6. It appears, therefore that according to the view taken in this Full Bench decision the appellate court does not have jurisdiction to remand a case, either under Clause (c) or Clause (d) of Sub-section (1) of Section 423. To what extent the three cases referred to by me earlier go counter to this Full Bench decision is not necessary for me to consider in this revision.
7. The question whether an appeal under Section 515 of the Criminal Procedure Code would be governed by the provisions of Chapter XXXI of the Code may also be considered, though if Section 423 does not give jurisdiction to the court to remand a case in cases other than those covered by Clauses (a) and (b) of Sub-section (1) of that Section, it would not be necessary to decide that question. But even so, it is the Full Bench decision in : AIR1937All305 which may again be referred to. Niamatullah J. points out on page 313 of the report that the whole scheme of Chapter XXXI in which Section 423 occurs disclosed that it only applied to appeals (a) against convictions (Sections 407, 408, 410 and 411), (b) against acquittals (Section 417) and (c) certain orders (Sections 405, 406 and 406-A).
8. It would thus appear that according to the view taken in the Full Bench decision the provisions of Chapter XXXI apply to appeals against orders (other than those relating to convictions and acquittals) which are referred to in Sections 405, 406, 406-A and if that is so then Section 514 which is not to be found referred to in any of these sections gets excluded from the purview of Chapter XXXI.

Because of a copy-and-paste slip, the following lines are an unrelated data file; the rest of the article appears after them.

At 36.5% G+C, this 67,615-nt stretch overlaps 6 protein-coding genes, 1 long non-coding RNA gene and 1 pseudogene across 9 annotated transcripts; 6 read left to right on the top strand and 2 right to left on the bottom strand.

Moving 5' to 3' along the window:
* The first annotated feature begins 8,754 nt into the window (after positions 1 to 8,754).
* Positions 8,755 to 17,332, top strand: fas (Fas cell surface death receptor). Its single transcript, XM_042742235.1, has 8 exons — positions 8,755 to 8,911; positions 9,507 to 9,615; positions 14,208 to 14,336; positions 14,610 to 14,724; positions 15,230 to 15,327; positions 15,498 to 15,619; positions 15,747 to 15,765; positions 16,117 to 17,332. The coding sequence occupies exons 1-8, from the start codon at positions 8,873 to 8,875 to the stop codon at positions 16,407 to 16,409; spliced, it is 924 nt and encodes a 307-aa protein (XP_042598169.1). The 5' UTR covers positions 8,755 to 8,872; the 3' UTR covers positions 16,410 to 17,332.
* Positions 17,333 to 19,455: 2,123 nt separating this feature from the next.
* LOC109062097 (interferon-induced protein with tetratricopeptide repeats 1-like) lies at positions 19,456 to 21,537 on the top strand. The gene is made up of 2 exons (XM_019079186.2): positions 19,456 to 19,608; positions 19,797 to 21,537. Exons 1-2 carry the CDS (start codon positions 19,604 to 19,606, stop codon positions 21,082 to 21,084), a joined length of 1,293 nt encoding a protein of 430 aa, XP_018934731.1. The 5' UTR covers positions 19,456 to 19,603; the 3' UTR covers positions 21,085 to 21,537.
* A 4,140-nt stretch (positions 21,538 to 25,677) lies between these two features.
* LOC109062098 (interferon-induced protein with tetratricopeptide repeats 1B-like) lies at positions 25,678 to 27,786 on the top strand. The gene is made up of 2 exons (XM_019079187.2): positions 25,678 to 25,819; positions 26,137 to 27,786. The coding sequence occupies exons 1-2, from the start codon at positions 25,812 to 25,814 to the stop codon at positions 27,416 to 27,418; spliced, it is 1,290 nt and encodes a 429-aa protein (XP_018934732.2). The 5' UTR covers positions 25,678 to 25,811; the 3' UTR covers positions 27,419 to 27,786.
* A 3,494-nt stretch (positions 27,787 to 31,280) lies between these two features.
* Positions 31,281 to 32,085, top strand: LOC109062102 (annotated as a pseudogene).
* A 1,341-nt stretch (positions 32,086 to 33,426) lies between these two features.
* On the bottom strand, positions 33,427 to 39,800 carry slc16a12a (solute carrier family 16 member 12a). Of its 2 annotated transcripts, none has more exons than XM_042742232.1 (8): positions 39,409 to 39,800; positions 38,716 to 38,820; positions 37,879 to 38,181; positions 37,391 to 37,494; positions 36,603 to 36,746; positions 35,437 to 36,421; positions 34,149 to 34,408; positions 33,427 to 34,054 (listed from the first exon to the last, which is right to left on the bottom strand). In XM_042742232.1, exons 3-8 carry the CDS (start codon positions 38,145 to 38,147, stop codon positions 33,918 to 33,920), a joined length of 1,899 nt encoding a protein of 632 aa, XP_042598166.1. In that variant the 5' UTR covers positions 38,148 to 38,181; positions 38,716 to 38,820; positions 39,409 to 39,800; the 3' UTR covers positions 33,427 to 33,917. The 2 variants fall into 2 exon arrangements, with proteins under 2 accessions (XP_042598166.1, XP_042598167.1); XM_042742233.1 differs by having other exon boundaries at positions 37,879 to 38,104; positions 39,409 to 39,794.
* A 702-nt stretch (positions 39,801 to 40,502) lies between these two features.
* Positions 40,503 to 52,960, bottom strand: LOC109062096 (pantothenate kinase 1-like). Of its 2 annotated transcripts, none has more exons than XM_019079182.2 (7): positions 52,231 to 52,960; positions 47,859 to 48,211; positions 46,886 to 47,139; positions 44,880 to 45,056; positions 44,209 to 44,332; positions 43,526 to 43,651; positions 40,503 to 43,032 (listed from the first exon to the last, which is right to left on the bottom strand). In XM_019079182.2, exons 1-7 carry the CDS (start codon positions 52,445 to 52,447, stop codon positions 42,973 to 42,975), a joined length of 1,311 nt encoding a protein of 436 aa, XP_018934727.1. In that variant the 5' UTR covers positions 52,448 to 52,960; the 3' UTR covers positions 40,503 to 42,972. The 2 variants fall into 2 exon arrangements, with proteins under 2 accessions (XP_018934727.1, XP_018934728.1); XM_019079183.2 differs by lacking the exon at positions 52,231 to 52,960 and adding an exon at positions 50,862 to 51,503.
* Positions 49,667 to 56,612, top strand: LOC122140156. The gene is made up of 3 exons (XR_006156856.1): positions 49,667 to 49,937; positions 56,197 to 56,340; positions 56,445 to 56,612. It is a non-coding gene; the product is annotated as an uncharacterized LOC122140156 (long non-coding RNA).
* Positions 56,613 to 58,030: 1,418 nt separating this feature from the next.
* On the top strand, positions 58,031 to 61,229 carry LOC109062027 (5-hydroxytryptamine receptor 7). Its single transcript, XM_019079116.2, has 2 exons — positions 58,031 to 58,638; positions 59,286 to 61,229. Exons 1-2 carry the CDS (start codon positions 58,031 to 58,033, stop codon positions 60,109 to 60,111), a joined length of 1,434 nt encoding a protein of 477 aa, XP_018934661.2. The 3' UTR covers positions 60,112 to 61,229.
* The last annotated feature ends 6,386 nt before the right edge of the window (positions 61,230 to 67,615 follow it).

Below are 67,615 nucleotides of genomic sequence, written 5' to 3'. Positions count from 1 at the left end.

9. Reference in this connection may also be made to section 486 which occurs in Chapter XXXV. Sub-section (1) provides for appeals in certain cases and then Sub-section (2) of that section specifically provides that the provisions of Chapter XXXI so far as they are applicable apply to appeals under that section. The inference is obvious that but for the provisions of Sub-section (2) the provisions of Chapter XXXI relating to appeals would not have been applicable to an appeal under Sub-section (1) of Section 486.
10. It is thus clear that the provisions of Chapter XXXI of the Code do not, in the first place, apply to an appeal under Section 515 and even if they do Section 423(1), Clauses (c) and (d), would not, in view of the Full Bench decision in : AIR1937All305 , permit the appellate court to pass an order remanding the case for reinvestigation.
11. The question then arises whether the appellate Court has any inherent jurisdiction to remand the cases and if there is no such jurisdiction, what could be the order which alone could be passed by the appellate court when the order passed by the Magistrate under Section 514 was found to have been made without following the proper procedure.